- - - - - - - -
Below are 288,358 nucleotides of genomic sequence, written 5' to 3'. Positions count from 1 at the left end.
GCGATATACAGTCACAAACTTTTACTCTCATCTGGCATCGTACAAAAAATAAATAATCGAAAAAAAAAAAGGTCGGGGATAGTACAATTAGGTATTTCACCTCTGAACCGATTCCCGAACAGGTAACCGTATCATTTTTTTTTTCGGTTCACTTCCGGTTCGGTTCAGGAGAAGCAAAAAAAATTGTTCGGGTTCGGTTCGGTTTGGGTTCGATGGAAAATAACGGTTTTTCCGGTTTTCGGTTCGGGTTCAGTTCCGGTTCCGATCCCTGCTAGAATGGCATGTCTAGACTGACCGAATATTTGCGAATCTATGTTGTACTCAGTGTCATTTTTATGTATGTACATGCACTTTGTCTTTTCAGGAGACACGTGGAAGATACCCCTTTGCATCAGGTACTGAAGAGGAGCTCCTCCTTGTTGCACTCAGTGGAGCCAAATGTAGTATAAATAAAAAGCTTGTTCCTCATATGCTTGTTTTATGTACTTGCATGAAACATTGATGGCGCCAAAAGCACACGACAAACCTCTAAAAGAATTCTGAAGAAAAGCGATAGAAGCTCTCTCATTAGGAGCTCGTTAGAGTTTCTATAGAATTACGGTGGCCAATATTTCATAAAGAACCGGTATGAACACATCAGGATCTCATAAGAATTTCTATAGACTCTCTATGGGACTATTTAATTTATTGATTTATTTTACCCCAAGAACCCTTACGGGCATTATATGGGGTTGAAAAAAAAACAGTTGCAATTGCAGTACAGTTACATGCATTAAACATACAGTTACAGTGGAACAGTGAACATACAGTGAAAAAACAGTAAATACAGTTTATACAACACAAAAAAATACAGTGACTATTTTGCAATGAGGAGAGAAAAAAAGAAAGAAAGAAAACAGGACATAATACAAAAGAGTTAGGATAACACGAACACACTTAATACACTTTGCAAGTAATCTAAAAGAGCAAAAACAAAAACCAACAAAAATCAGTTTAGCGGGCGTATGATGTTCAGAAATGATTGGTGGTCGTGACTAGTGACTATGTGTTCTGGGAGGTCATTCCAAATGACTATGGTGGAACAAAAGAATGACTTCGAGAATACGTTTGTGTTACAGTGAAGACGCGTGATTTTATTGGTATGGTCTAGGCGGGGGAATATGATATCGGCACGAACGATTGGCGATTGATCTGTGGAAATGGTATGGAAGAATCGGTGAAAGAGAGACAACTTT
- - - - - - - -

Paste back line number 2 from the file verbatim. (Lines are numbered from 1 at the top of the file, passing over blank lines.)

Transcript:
GCGATATACAGTCACAAACTTTTACTCTCATCTGGCATCGTACAAAAAATAAATAATCGAAAAAAAAAAAGGTCGGGGATAGTACAATTAGGTATTTCACCTCTGAACCGATTCCCGAACAGGTAACCGTATCATTTTTTTTTTCGGTTCACTTCCGGTTCGGTTCAGGAGAAGCAAAAAAAATTGTTCGGGTTCGGTTCGGTTTGGGTTCGATGGAAAATAACGGTTTTTCCGGTTTTCGGTTCGGGTTCAGTTCCGGTTCCGATCCCTGCTAGAATGGCATGTCTAGACTGACCGAATATTTGCGAATCTATGTTGTACTCAGTGTCATTTTTATGTATGTACATGCACTTTGTCTTTTCAGGAGACACGTGGAAGATACCCCTTTGCATCAGGTACTGAAGAGGAGCTCCTCCTTGTTGCACTCAGTGGAGCCAAATGTAGTATAAATAAAAAGCTTGTTCCTCATATGCTTGTTTTATGTACTTGCATGAAACATTGATGGCGCCAAAAGCACACGACAAACCTCTAAAAGAATTCTGAAGAAAAGCGATAGAAGCTCTCTCATTAGGAGCTCGTTAGAGTTTCTATAGAATTACGGTGGCCAATATTTCATAAAGAACCGGTATGAACACATCAGGATCTCATAAGAATTTCTATAGACTCTCTATGGGACTATTTAATTTATTGATTTATTTTACCCCAAGAACCCTTACGGGCATTATATGGGGTTGAAAAAAAAACAGTTGCAATTGCAGTACAGTTACATGCATTAAACATACAGTTACAGTGGAACAGTGAACATACAGTGAAAAAACAGTAAATACAGTTTATACAACACAAAAAAATACAGTGACTATTTTGCAATGAGGAGAGAAAAAAAGAAAGAAAGAAAACAGGACATAATACAAAAGAGTTAGGATAACACGAACACACTTAATACACTTTGCAAGTAATCTAAAAGAGCAAAAACAAAAACCAACAAAAATCAGTTTAGCGGGCGTATGATGTTCAGAAATGATTGGTGGTCGTGACTAGTGACTATGTGTTCTGGGAGGTCATTCCAAATGACTATGGTGGAACAAAAGAATGACTTCGAGAATACGTTTGTGTTACAGTGAAGACGCGTGATTTTATTGGTATGGTCTAGGCGGGGGAATATGATATCGGCACGAACGATTGGCGATTGATCTGTGGAAATGGTATGGAAGAATCGGTGAAAGAGAGACAACTTT